/ 19 August 2008

‘Creategy’ for a time of recession

Focusing on creativity and innovation can be a recipe for success in tough economic times.

Does this sound strange? After all, common knowledge dictates that when the going gets tough, it’s a natural and appropriate for businesses to take the cautious approach, reducing costs and cutting budgets to give themselves a stronger leg to stand on.

But think of the Tour de France — it is won in the mountains, the tough times, as much as it is on the flat. It’s in the mountains that leaders carve out an advantage that gives them an unbeatable lead on easier ground.

Kevin Coyne, Professor at the Goizueta Business School of Emory University and a former senior partner at McKinsey & Company, agrees in a recent Harvard Business School article, saying: “Conventional wisdom holds that boom times call for new ideas, and recessions call for execution. That ‘wisdom’ is wrong. In fact, even more creativity is needed when times get rough.”

He makes the point that in slowdowns sales are tougher to come by, which means your sales force needs to be more compelling and your products more alluring than ever before. Secondly, he argues that the back of the house needs more creative belt-tightening than the usual “let’s cut travel budgets, impose a hiring freeze, and lay off the bottom 10%” approach.

“Your competitors are going to take those same actions, and there is an iron-clad rule in economics — in a highly competitive market, any savings that are common to most suppliers get passed along to the consumer. Thus, although you may have to take obvious actions too, the only gains you get to keep will be those from ideas your competitors don’t think of. Recessions are the best time to step up your competitiveness. Studies have shown that companies have twice the opportunity to change their relative position in an industry during a recession compared to growth times,” he writes.

It’s a compelling argument for more creativity in business, and it makes a lot of sense — why not do things differently when everyone else is on the backfoot?

In South Africa, despite our challenges, this opportunity exists just as much for businesses. There are even more opportunities for innovative products, some would argue, given the emerging economy context of the continent and the vast possibilities of reaching new consumers who are undersupplied. When one looks at the cellular telephony industry on the continent and the success of a company like MTN in particular, one can see how boldness and innovation can yield huge returns.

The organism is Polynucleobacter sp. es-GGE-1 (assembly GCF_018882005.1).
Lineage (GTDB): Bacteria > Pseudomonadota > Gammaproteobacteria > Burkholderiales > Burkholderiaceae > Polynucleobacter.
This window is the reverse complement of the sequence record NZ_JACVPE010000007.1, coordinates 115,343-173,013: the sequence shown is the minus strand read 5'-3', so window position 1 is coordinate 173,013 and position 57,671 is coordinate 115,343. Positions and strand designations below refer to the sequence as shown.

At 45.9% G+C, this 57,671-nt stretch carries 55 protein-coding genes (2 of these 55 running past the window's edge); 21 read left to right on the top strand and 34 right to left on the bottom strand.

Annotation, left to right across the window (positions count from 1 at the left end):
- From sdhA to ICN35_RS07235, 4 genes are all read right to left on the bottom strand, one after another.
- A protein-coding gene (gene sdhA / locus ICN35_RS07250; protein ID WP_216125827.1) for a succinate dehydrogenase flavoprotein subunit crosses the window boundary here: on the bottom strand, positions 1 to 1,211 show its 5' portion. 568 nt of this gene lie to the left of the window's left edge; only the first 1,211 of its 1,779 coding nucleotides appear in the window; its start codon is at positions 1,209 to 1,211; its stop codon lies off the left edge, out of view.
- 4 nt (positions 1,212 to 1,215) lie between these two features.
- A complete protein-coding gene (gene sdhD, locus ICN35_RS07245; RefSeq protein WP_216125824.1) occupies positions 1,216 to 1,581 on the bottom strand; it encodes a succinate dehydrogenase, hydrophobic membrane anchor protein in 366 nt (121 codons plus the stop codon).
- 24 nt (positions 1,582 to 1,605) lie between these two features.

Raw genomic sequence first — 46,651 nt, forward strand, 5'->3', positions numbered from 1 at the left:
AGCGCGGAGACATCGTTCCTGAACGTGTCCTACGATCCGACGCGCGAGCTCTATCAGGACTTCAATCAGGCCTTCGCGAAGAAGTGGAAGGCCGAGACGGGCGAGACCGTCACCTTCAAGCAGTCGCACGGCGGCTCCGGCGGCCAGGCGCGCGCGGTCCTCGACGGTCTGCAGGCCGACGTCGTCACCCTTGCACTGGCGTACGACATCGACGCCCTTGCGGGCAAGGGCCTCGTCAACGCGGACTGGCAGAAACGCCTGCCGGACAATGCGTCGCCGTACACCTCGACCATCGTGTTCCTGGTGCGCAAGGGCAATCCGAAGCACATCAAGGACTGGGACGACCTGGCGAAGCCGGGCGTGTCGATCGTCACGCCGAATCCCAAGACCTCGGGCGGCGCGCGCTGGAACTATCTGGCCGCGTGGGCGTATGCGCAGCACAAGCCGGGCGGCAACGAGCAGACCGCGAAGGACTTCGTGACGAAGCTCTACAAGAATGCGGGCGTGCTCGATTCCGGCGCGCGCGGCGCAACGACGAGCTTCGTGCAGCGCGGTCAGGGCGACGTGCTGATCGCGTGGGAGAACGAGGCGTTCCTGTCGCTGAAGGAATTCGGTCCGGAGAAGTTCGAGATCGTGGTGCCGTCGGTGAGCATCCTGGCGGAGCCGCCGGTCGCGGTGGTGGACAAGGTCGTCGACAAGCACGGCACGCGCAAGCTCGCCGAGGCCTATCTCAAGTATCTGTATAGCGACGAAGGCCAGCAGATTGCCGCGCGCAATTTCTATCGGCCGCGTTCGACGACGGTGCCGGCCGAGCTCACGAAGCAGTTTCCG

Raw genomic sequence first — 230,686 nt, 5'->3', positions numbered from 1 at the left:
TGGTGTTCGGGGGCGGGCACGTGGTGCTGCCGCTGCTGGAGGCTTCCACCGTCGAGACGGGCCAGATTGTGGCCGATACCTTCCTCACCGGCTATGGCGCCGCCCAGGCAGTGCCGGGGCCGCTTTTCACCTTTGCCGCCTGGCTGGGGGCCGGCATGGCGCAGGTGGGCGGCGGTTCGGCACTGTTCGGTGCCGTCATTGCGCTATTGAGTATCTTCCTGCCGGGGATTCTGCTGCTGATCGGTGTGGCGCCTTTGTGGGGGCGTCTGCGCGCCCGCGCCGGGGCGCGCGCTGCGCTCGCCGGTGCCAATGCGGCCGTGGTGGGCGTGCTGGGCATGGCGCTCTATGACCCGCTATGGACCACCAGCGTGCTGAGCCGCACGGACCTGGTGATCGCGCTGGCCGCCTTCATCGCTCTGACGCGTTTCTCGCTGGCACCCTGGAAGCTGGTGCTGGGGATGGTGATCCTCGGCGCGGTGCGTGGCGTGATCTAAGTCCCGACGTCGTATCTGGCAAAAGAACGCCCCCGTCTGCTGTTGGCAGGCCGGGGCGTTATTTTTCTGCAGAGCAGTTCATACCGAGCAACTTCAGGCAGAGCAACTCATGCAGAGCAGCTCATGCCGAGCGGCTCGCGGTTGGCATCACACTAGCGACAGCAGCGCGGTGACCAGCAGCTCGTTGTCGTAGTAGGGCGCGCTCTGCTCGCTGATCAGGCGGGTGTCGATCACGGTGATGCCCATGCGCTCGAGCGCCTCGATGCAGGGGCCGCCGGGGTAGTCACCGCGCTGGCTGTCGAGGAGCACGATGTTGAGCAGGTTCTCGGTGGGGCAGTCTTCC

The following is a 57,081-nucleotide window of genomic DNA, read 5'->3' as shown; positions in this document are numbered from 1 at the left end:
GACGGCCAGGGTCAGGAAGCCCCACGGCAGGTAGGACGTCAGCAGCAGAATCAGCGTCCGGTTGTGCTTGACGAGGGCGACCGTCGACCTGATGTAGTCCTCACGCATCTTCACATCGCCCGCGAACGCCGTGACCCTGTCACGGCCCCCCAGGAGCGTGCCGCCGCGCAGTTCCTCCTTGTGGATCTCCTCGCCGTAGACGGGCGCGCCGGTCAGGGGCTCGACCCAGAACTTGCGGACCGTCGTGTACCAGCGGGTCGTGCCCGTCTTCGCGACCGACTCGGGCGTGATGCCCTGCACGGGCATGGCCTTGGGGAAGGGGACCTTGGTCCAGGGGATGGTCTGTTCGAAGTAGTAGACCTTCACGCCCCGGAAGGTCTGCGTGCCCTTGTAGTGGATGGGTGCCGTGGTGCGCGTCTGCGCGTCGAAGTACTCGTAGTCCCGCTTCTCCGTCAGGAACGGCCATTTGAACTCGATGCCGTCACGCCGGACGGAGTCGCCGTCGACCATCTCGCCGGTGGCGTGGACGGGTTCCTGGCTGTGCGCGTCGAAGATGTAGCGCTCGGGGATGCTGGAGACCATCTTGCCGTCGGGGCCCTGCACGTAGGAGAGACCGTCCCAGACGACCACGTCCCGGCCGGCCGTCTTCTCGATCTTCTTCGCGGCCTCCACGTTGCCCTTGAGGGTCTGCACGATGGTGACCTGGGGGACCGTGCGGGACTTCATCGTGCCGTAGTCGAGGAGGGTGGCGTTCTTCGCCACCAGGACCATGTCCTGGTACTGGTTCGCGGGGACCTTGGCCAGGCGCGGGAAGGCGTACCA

When one looks at the top of Business Week‘s annual ranking of the world’s most innovative companies, one sees Apple and Google right at the top for one reason — these highly successful and dynamic companies use creativity and innovation to great effect — it’s at their very core.

What many may not know is that Google was founded in 1998 and grew at a time when the dotcom bubble had burst and sent tremors of fear across the entire industry. Apple, despite so many firms and consumers tightening their belts this year, is now launching its innovative iPhone 3G into global markets already flooded with all manner of devices — but it’s precisely its high levels of innovation that have made it stand out and got consumers rabidly champing at the bit to get their hands on one.

So perhaps now you’re asking how you can get a bit of this creativity?

Luckily, creativity is inherent in us all. Twyla Tharp, one of the world’s most celebrated choreographers and author of The Creative Habit: Learn It and Use It for Life, says in a recent Harvard Business School article that “everyone can be creative, but you have to prepare for it with routine. It’s a practice and it’s a daily practice, and it’s a commitment. But it is available to everyone.

“There’s no other way around it. It’s an absolute mistake to think that art is not practical — or that business cannot be creative,” she adds.

What the world’s most innovative companies have been able to achieve, however, is to adopt a new type of organisational philosophy and model that drives creativity throughout the organisation, creating the foundation for “daily practice” that can deliver innovation. This can be described as “creategy”.

Pentacle UK, a leading innovation educator, also describes this as the Rabbit process. “The old method of innovation is to breed thousand of ideas, like rabbits, and put them through a corporate process where they are grinded through various separate departments and bottlenecks, and end up damaged and unhealthy — more often than not as products that miss the mark with consumers.

“The new style of organisation breeds a few healthy, strong ‘rabbits’, nurtures and strengthens them, and grows them into fit and robust products. While many organisations have people who are very creative, everything does not come together to create a movement. A fluid creative movement within organisations allows for the removal of blockages and the nurturing of a few great ideas from conception to their entry into the market.

Perhaps the best place to kick-start this process is unlocking the powerful creativity within oneself and others.

Jon Foster-Pedley is director of the creategy short course at the UCT Graduate School of Business. Creategy refers to business strategies that are infused with creative thinking. As part of its creategy short course the UCT Graduate School of Business is harnessing the talents of artists as business consultants, such as John Vlismas, one of South Africa’s leading comedians, and Christophe Gillet, the former director of business innovation for Sony Business Europe